- lead to better informed recruitment decisions
- reduce the potential risk to the organisation of recruiting unsuitable candidates, particularly for those working in sensitive roles
- ensure compliance with legal and regulatory obligations
- prevent discriminatory decision-making
- improve recruitment and retention rates
- lower recruitment costs
- result in greater morale and reduced disruption across the workforce
To do it right you should make sure that your organisation:
- Establishes a defined strategy for pre-screening processes, supported by proper policies
- Sets out how much vetting each new position will require and defines what checks will be conducted before recruitment begins
- Properly manages and monitors checks in accordance with regulation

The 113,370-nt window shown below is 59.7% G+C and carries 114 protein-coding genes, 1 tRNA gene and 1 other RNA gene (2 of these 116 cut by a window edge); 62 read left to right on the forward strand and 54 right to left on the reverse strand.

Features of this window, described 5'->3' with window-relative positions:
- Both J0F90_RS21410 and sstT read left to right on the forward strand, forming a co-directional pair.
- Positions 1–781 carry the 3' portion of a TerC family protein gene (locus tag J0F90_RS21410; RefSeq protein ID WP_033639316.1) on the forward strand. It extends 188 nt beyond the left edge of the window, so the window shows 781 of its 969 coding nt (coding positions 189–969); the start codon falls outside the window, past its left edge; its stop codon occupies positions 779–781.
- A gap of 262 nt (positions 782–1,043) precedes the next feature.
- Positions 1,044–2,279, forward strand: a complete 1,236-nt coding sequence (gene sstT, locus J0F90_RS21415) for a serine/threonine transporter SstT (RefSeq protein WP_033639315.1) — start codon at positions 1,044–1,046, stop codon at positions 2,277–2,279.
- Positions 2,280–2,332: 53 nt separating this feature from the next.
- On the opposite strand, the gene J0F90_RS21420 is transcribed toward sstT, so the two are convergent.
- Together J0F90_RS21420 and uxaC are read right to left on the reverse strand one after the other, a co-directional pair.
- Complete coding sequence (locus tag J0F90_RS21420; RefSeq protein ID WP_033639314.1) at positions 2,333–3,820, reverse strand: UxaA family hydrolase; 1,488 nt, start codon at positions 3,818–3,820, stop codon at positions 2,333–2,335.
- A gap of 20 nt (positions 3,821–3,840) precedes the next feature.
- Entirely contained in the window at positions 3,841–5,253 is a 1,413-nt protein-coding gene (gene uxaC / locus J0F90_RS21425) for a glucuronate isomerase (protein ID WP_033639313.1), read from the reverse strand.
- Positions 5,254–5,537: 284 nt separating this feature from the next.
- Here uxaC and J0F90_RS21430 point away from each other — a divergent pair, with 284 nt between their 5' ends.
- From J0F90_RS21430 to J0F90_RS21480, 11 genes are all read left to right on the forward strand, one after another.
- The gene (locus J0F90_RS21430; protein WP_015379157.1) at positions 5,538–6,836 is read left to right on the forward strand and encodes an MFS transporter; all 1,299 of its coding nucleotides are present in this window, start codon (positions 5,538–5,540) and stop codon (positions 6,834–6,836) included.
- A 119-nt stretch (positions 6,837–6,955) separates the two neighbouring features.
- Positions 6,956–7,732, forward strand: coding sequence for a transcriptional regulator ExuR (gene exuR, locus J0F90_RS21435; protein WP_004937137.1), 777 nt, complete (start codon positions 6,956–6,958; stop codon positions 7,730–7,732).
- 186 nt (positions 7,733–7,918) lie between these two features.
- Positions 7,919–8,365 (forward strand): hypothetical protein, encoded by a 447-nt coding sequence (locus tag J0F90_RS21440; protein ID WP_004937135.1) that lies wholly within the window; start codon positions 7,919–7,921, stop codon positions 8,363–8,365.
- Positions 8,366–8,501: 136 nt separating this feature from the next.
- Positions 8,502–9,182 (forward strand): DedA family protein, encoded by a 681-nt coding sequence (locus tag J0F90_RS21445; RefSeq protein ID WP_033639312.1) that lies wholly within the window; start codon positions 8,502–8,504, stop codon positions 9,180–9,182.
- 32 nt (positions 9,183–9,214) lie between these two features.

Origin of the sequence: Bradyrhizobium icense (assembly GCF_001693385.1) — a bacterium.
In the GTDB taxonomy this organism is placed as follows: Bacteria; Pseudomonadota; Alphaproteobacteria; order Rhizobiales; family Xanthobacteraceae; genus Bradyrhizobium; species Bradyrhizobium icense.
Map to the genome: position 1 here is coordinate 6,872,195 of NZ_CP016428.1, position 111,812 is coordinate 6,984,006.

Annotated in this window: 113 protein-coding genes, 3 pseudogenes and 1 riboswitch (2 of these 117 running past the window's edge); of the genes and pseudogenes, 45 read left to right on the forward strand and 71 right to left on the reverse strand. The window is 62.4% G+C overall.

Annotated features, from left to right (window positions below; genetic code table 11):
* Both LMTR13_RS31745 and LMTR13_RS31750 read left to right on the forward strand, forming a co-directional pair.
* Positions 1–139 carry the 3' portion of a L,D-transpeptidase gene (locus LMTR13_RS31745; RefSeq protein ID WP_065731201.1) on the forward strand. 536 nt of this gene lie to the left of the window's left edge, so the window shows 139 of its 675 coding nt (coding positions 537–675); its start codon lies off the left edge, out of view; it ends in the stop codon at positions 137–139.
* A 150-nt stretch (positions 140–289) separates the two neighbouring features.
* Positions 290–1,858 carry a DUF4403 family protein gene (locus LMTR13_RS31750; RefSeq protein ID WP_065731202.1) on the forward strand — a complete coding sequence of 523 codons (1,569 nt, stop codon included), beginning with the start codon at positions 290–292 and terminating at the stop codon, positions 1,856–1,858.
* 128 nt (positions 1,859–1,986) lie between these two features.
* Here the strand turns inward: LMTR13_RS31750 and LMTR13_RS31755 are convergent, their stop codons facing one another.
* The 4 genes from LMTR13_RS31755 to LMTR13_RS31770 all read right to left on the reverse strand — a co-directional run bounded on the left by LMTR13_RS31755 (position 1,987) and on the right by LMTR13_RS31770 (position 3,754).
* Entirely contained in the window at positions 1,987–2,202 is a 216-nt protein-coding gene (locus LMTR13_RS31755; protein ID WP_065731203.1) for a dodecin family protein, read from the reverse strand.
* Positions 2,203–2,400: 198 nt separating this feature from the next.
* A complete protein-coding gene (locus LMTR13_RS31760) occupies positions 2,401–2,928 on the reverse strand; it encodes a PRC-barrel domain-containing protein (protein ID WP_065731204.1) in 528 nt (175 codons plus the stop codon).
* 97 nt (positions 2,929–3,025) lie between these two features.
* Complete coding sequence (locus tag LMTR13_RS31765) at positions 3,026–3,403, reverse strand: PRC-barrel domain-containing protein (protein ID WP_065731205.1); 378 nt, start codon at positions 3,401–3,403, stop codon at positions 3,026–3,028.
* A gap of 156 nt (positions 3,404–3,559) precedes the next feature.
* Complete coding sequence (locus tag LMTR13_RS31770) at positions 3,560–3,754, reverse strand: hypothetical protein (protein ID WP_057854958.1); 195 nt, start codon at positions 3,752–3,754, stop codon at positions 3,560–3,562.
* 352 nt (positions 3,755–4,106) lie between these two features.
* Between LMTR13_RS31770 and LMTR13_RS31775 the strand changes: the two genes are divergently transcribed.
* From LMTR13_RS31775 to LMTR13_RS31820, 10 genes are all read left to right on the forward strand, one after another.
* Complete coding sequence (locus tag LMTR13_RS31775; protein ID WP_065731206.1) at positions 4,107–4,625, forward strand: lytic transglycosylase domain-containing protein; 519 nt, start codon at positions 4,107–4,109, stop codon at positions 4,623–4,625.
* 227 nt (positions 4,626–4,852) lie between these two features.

- Obtains permission from candidates for all checks and ensures that all checks relevant and legal
The best way to do all of that, without overstepping the legal boundaries, is to invest in HR software that includes applicant tracking, onboarding, and pre-employment checking features. That way you can manage and automate requests for consent, policies and notices, and organisational processes, while keeping compliant. And, ultimately, it’s not just the organisation and existing stakeholders that will benefit from finding the right person for the role, but the candidates themselves.
Now that’s all sorted, let’s all make a good Yorkshire brew and find out all the ways that SenseHR can help you. You won’t even have to queue when you’re ready to sign up…well, you can if you want to, but you don’t have to.